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The Do-It-Yourself Press Release Makeover

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by Marcia Yudkin
November 22, 2003


Marcia Yudkin

About the Author:

Marcia Yudkin <marcia@yudkin.com> is the author of the classic guide Six Steps to Free Publicity (Career Press), and 10 other books. She has helped clients achieve publicity everywhere from the Wall Street Journal to the National Enquirer, from the Today Show to local news broadcasts, and she herself has been featured in Success Magazine, Entrepreneur, Home Office Computing, Working Woman, scores of major newspapers all over the U.S. and four times in the Sunday Boston Globe. She has a new site focused on press release makeovers at http://www.pressreleasehelp.com.

Marcia Yudkin has written 18 articles for PromotionWorld.
View all articles by Marcia Yudkin...

Despite many changes that the Internet has wrought in public relations, the press release (also called a "news release" or "media release") remains the major tool for attracting media coverage. To make sure your release gets serious attention from media gatekeepers, use this checklist to turn it into a powerful publicity generator.

1. Make sure that the release focuses on just one main message. Some organizations that rarely issue press releases or simply aren't familiar with the form try to cram everything about everything into it, which lowers the odds that it will get picked up. Normally you should have no problem keeping the release to one page or a page and a half. If you have difficulty making the release that short,
see whether you might really have two main messages, which would be better incorporated into two releases rather than one.

2. Does your headline substantively make clear what the release is about? What I call "mystery meat" headlines, such as "The House That Pun Built" or "Turning Wall St. on Its Ear. . ." (found on a press release newswire) don't indicate whether these concern architecture, comedy clubs, software, books, financial services or something else. Media folks scan headlines to determine whether or not it's worth their time to read the whole release. If the headline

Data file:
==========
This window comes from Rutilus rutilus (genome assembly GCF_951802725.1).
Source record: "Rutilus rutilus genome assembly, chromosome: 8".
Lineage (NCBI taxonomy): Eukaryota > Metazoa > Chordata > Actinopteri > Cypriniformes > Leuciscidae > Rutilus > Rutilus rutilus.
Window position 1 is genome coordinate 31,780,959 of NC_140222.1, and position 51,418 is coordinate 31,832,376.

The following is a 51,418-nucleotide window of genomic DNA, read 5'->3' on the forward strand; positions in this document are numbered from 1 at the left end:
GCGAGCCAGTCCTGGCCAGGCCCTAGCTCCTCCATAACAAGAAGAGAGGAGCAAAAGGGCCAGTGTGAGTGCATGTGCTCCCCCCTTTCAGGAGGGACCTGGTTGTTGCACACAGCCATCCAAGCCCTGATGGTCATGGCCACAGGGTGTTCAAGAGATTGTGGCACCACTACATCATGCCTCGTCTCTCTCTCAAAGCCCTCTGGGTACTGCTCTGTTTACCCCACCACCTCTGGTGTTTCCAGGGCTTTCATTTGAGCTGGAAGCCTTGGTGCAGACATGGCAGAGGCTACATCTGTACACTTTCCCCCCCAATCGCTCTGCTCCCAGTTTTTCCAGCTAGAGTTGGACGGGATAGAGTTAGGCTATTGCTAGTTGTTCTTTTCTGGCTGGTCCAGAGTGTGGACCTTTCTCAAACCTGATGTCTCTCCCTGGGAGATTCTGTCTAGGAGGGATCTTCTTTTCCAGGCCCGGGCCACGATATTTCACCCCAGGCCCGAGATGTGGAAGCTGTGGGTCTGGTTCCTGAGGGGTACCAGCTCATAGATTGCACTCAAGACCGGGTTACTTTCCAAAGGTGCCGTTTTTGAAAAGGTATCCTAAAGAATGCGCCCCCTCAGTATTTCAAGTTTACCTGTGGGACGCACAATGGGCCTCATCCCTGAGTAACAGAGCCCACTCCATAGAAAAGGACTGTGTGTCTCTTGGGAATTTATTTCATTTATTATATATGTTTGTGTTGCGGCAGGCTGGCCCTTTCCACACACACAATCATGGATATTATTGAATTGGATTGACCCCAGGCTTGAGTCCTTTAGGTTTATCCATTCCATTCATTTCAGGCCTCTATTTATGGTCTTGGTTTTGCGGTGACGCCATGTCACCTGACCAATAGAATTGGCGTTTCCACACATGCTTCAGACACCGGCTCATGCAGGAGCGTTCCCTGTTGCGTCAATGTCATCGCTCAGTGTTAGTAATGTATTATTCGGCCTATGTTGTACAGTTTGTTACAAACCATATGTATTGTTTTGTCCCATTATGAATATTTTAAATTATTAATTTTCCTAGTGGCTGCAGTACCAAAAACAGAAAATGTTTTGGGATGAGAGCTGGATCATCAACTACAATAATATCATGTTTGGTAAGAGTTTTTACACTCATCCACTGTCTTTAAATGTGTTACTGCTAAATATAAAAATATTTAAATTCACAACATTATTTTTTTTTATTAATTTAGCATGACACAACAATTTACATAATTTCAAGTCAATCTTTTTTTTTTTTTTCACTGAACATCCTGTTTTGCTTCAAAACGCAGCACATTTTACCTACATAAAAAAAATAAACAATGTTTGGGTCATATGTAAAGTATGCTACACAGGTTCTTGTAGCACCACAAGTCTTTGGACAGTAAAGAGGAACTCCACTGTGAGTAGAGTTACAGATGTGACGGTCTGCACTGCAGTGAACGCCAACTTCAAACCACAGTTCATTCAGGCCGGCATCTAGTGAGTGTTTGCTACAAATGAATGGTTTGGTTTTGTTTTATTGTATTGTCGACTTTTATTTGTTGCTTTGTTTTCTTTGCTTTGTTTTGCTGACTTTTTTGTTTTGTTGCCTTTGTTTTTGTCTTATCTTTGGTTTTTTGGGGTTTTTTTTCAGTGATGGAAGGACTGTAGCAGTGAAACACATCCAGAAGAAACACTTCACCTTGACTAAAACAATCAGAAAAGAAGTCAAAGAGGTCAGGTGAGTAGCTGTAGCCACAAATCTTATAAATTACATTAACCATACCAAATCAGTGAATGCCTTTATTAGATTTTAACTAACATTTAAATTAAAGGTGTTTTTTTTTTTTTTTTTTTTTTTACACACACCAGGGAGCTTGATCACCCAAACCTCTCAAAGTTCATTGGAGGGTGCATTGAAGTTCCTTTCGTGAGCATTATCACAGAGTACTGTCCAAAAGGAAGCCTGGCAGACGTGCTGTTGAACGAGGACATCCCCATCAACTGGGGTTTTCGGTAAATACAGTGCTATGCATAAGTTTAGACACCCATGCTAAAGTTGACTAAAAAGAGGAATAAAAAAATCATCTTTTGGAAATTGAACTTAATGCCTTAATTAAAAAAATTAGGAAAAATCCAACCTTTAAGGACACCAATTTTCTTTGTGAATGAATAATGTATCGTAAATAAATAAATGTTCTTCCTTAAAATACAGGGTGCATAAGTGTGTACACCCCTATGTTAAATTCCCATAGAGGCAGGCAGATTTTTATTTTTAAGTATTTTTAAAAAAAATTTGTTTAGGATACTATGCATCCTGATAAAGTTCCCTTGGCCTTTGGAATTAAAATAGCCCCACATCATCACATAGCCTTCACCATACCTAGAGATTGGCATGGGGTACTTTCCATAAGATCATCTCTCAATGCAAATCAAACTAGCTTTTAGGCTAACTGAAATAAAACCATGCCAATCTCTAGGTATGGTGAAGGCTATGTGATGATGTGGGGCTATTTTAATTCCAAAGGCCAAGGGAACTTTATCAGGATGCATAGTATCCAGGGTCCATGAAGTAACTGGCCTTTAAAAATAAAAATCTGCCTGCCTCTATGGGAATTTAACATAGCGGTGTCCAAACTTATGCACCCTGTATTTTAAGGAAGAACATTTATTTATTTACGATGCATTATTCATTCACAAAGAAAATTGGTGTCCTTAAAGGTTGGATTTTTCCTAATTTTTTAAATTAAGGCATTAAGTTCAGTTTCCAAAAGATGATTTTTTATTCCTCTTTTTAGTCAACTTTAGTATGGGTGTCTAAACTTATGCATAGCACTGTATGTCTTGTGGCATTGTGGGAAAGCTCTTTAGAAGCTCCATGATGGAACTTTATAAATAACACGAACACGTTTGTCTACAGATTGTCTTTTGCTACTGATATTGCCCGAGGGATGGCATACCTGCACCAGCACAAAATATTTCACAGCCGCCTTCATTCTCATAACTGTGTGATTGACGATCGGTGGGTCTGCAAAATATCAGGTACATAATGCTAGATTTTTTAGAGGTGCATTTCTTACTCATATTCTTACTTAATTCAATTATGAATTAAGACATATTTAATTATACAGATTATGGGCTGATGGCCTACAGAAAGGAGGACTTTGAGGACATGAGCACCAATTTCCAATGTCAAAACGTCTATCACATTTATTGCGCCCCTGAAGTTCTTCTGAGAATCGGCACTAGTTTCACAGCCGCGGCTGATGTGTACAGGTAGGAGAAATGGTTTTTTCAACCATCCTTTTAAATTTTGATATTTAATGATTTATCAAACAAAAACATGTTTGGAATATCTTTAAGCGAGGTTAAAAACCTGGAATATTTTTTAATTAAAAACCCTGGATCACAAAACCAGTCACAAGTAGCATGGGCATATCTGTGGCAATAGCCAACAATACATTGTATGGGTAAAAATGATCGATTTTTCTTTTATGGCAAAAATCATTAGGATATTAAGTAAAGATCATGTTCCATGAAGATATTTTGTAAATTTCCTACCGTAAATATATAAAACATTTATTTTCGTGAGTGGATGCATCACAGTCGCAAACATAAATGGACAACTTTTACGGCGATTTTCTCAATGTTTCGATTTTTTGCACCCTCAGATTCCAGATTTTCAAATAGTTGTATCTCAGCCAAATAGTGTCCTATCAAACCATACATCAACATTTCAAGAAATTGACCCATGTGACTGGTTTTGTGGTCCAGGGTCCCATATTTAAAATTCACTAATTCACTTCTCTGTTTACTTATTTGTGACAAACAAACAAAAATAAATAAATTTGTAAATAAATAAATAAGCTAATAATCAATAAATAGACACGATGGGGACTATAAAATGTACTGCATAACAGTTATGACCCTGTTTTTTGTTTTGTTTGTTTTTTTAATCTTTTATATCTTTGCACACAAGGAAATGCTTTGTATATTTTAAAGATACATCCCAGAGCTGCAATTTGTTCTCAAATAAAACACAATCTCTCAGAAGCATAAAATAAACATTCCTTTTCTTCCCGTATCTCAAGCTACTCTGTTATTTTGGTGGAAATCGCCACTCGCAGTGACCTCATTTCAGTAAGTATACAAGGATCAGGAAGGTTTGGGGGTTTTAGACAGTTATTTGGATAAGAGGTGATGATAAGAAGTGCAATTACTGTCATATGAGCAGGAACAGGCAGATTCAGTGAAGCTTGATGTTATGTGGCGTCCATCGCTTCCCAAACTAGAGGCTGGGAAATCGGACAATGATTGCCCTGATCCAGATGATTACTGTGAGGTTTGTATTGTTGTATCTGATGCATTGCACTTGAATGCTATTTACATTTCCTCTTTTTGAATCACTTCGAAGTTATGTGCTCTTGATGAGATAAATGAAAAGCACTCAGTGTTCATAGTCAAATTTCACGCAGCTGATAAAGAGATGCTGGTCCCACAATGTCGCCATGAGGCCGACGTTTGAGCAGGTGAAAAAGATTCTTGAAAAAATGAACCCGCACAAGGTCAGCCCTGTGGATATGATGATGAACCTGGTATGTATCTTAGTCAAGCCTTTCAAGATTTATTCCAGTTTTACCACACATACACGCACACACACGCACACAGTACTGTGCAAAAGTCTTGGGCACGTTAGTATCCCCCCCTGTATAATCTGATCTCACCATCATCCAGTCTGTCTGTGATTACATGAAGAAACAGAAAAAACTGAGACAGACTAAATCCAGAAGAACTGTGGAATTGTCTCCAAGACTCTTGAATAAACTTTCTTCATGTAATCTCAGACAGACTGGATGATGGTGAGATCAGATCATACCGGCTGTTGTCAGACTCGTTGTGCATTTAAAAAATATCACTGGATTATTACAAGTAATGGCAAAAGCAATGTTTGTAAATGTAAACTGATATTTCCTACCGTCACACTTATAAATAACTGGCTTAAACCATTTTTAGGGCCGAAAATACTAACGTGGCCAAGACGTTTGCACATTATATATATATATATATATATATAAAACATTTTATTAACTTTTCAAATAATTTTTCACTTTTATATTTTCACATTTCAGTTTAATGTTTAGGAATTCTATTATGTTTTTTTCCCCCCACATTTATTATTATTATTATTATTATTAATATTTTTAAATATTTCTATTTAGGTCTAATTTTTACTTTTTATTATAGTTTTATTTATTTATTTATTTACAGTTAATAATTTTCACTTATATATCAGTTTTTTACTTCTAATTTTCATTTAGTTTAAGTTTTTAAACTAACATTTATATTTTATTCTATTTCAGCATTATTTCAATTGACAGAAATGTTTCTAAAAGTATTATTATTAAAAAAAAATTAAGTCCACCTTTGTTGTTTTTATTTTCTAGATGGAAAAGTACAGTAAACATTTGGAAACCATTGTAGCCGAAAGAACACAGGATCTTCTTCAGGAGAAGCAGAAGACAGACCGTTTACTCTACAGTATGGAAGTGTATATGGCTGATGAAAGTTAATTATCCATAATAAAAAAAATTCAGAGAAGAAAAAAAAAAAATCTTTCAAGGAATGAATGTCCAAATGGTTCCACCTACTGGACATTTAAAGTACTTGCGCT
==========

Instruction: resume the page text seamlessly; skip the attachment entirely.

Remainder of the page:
doesn't make the release seem relevant to their readers, listeners or viewers, they go on to the next candidate. Long headlines, or the use of a subhead along with the headline, are perfectly fine.

3. Avoid the salesy tone typical of advertising. Newspaper editors surveyed about the releases that pour into their offices named their number one complaint as "sounds like an ad." Stay away from the word "you" in headlines and text in a release and instead use the journalistic, third-person tone typical of news stories. Put your release side by side with the front page of your local newspaper, and if the style matches, you're on the right track.

4. Be specific rather than providing a general overview. Provocative facts, specific opinions and tantalizing details make more of an impact on people reading your release than broad-brush statements. For instance, in a release promoting a book on alternative health care, provide eye- catching pointers and tips from the book, not sweeping statements that could come across as familiar and ho-hum.

5. Include necessary details. Never make media people go to a Web site or make a phone call to learn something fundamental like price, date, whether something comes in various sizes and so on. These normally go at the end of the release. Consider using a so-called "landing page" with a dedicated page address to which you send people only from that release so that you can more easily track Web traffic resulting from it.

6. Finally, proofread as rigorously as if your life depended on it. Actually call every phone number and try every URL included in the release, as it's all too easy to transpose numbers and end up wasting the whole effort. If you've incorporated proper names from outside your organization (is it "Wal-mart," "Wal-Mart" or "WalMart" or "Walmart"?), doublecheck the correct spelling.

These changes help turn your release into something that inspires valuable media coverage!

         


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